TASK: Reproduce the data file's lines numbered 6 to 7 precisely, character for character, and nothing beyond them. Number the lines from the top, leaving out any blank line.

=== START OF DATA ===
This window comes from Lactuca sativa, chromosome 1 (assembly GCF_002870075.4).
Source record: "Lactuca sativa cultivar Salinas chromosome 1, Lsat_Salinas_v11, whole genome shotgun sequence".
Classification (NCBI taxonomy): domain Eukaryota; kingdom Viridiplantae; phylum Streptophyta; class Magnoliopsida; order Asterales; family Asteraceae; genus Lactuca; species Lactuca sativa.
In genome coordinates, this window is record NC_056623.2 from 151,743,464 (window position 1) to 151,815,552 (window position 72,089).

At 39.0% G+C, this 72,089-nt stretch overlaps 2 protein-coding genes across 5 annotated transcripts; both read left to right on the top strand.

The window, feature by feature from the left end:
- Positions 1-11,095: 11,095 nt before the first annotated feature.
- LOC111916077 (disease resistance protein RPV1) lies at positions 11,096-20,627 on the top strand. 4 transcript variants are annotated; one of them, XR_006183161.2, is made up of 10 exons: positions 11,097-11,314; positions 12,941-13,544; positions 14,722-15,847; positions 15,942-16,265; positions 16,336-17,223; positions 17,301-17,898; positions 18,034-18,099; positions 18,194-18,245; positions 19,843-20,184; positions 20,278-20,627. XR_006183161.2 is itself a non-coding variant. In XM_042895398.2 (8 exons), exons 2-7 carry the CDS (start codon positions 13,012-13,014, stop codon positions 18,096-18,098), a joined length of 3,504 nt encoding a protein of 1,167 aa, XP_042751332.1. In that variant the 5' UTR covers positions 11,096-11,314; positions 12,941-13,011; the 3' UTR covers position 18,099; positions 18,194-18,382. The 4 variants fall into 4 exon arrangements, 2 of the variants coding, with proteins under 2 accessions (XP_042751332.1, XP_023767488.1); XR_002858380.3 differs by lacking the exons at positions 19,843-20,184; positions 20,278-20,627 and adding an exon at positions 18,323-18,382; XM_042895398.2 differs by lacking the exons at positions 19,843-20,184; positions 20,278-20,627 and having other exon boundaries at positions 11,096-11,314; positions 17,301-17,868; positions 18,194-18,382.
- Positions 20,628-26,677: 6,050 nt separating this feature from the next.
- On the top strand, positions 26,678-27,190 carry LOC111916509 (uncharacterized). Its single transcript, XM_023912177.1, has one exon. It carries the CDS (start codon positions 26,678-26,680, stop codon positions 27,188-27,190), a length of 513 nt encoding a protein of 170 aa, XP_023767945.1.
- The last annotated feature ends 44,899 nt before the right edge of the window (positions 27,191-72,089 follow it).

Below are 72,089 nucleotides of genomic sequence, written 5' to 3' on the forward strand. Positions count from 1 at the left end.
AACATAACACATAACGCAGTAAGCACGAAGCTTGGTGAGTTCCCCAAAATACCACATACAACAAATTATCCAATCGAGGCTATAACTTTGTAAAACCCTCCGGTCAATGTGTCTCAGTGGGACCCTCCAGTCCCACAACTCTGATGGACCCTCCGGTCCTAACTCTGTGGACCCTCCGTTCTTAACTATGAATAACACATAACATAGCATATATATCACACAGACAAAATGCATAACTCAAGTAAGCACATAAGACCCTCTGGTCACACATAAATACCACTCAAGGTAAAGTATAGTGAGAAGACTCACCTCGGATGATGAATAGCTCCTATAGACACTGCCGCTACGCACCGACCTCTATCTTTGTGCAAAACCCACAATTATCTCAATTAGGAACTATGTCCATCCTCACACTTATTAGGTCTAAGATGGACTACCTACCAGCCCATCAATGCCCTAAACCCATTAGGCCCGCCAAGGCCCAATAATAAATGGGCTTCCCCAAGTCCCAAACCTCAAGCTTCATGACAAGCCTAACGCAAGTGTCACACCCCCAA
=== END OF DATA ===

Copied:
The window, feature by feature from the left end:
- Positions 1-11,095: 11,095 nt before the first annotated feature.